EU regulators to cap bankers' bonuses
London, May 22, 2013
EU regulators confirmed they will cap bonuses of bankers earning more than 500,000 euros ($645,000) a year and added other conditions to make the pay ceiling harder to smash.
The headline figure was leaked last Friday, triggering warnings by banks in the European Union that they may lose staff to other parts of the world, and that London, the bloc's top financial centre, could be damaged.
Accounting firm PwC predicted that up to 10 times the number of bankers in London will be hit compared with current pay curbs.
The European Banking Authority (EBA) said the purpose of the draft rules, out for public consultation until August 21, is to have a common pan-EU definition for national regulators to decide which bankers will come within the pay curb net.
The EBA is fleshing out a new EU law that includes the bonus cap, which legislators say is needed to crack down on excessive risk-taking at banks. The cap will hit bonuses awarded for 2014 and due to be handed out in early 2015.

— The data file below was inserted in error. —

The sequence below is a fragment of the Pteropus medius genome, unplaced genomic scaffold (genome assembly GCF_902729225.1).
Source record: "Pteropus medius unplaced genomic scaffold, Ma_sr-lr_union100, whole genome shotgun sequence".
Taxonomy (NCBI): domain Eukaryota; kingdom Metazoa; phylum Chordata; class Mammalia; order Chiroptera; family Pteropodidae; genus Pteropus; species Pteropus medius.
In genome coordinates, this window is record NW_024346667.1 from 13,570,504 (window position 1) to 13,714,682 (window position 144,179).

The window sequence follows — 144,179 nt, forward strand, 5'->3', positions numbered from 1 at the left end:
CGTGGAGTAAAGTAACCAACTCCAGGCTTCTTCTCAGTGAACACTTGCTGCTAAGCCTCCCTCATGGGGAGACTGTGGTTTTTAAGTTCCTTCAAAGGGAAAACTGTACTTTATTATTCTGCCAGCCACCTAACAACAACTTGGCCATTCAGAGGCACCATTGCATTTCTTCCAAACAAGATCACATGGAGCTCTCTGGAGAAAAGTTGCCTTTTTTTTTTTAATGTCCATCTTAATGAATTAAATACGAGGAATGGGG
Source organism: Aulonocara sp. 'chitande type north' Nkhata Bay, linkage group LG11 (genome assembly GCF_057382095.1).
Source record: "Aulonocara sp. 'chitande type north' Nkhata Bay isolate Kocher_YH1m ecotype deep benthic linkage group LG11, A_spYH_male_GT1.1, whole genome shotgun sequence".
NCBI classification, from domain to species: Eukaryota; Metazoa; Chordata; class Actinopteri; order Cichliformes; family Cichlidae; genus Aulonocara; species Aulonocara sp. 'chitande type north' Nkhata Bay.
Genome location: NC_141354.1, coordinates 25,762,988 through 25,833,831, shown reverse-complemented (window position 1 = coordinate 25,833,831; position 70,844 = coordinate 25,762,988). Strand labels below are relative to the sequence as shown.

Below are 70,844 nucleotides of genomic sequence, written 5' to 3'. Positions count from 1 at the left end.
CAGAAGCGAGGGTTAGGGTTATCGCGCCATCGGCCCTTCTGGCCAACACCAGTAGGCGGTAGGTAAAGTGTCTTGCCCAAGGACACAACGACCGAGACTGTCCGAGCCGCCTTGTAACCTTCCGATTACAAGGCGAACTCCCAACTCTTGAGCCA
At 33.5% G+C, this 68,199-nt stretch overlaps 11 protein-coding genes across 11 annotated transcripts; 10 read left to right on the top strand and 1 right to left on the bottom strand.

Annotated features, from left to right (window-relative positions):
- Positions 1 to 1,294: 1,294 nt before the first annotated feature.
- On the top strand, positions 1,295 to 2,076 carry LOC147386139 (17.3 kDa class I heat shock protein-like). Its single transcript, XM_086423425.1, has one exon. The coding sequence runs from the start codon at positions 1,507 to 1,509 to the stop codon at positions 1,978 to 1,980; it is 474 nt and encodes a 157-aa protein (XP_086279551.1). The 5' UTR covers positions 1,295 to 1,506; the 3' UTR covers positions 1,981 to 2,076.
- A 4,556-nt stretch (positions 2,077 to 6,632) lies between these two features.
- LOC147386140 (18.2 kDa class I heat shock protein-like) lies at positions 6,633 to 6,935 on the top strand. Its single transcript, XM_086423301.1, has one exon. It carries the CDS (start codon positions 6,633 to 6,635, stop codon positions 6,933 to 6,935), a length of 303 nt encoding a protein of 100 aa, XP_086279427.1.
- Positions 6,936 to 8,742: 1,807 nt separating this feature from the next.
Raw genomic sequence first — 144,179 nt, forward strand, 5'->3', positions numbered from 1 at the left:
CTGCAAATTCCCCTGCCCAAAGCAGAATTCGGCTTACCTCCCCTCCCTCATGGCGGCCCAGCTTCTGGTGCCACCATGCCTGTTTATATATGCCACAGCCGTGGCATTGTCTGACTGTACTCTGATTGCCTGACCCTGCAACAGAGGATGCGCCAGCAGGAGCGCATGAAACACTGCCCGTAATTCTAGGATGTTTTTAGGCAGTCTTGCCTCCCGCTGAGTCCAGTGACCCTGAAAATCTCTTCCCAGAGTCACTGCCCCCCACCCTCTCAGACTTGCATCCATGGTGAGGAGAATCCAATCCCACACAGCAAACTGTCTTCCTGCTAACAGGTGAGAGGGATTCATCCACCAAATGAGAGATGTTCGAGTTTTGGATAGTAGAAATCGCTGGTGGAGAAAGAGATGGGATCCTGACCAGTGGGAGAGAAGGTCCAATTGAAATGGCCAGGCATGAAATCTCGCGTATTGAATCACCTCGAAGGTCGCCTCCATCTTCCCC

The EU already applies a tougher version of bank pay limits agreed by world leaders during the financial crisis and the cap will be the toughest curb of its kind in the world.
Lawyers said the EBA's criteria will mean far more bankers coming within the regulatory net than for existing curbs which are limited to deferring parts of a bonus over several years.
"It will have a disproportionate effect on London as compared to other European centres which have smaller numbers of people earning at this level and will further handicap London's ability to compete for talent on the world stage," said Stefan Martin, an employment lawyer at Allen & Overy.
Employee bonuses will be capped if they meet one or more of three conditions related to: actual or relative pay; whether the employee is a major risk taker; whether bank itself deems the employee's bonus should be capped.
The EBA also proposed a get out clause.
If employees come within the net only because of how much they are paid, banks can exclude them if they can show the staffer has no material impact on how much risk the lender takes on. The EBA will hold a public hearing in London on July 4.-Reuters
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